All the above is simple, but integrity as virtue is a cluster concept with muddied definition and pretty traits sprinkled all over it. These traits might be tied together by the idea of successfully taking one’s life seriously either in all its aspects (social, professional, personal, intimate, intellectual, emotional and aesthetic) or at least in some of them. There is lot of room for imagination and interpretation, if integrity is defined in terms of what it is not. But it is easier to point out at someone failing to perform with integrity and to tell, what does defeat or diminish a person’s integrity. These are things like arrogance, dogmatism, fanaticism, monomania, preciousness, sanctimoniousness, and rigidity. Or on the other extreme are capriciousness, wantonness, triviality, disintegration, weakness of will, self deception, self-ignorance, mendacity, hypocrisy, indifference.

Nevertheless, integrity does require self-examination that involves dealing with inner shame and fear of wrongdoing. In this sense those would be necessary emotions to keep one’s self in check. Here I came to understanding that living integrity as virtue is not easy at all. Moreover, it is clear that in this view integrity is a quality of character that I might have achieved on various levels in various aspects of life; or might not.

Integrity understanding in Buddhist philosophy

The integrity puzzle kind of resolved but next morning I sat on my cushion and still was bothered by this same concept. There was a feeling, that I am missing integrity in my life even if I cannot grasp what it really means. And it is visible with a naked eye – five minutes later I can blow up in flames like a demon from your worst nightmares. Sometimes my chill evaporates in seconds just because a tiny being wants banana pancakes with no bananas after I have made banana pancakes because he does not want potato pancakes. And I mean that is nothing in comparison what other people are going through.

The comforting idea that integrity is available on a lesser extent in this specific area of my life right now was not uplifting enough. My actions might not be directly characteristic neither to the one extreme or the opposite as described in the previous paragraph. After-all, it is such a lazy definition tradition – giving two polarities and leaving something vague in between as being the explanation. But I definitely was ashamed in front of myself not living up to what I wished to see in my life.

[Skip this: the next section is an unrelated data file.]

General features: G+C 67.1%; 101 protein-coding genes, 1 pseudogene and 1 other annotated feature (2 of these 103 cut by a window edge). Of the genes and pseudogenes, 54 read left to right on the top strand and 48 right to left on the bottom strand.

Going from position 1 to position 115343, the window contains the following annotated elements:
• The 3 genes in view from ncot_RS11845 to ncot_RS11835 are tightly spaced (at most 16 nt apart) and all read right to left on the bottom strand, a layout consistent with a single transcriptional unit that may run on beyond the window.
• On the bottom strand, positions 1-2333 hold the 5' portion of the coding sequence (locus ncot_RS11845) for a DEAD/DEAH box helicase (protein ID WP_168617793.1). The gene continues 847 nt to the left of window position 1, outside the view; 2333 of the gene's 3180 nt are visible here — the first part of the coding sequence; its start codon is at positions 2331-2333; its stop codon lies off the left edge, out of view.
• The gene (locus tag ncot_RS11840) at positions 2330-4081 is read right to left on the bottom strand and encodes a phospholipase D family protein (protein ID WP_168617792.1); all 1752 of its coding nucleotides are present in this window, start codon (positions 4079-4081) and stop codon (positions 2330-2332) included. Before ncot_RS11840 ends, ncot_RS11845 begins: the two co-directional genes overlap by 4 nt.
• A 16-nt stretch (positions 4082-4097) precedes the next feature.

Then I opened up my preferred reference book for living. Voila! Right there as if waiting for me was “Sappurisa Sutta: A Person of Integrity”. This sutta describes that such a person has seven qualities. Two of those can be learned from books and listening. However, the other five you have to learn from someone who inhibits integrity himself or herself – as we will soon find out this is as rare as an almost extinct wild animal.

Learning from texts

The two things you can learn from books or from listening are knowledge of the Dhamma and knowledge of the meaning of the Dhamma. I understood that I am nowhere close integrity when I read the following descriptions. Some aspects that you can learn from the texts are the following:

“For a long time this person has been untorn, unbroken, unspotted, unsplattered in his actions. He has been consistent in his actions and has practiced consistently with regard to the precepts. He is a virtuous, principled person.”— AN 4.192

“The way this person deals when one-on-one, is the same way he deals when with two, when with three, when with many.”— AN 4.192

“A person of integrity is grateful & acknowledges the help given to him.” — AN 2.31

“A person of integrity is endowed with qualities of integrity; he is a person of integrity in his friendship, in the way he wills, the way he gives advice, the way he speaks, the way he acts, the views he holds, & the way he gives a gift.” — MN 110

“A person of integrity gives a gift with a sense of conviction. He gives a gift attentively and in season. A person of integrity gives a gift with an empathetic heart and without adversely affecting himself or others.” – AN 5.148

Person of integrity undertakes ascetic practices like monks do. That is to say, the person of integrity is being a wilderness dweller, one who wears robes of thrown-away rags, an alms-goer, one who dwells at the root of a tree, a cemetery dweller, one who lives in the open air, one who doesn’t lie down, one who is content with whatever dwelling is assigned to him, or one who eats only one meal a day. Monks might add some more ascetic practices to this.

Learning from teachers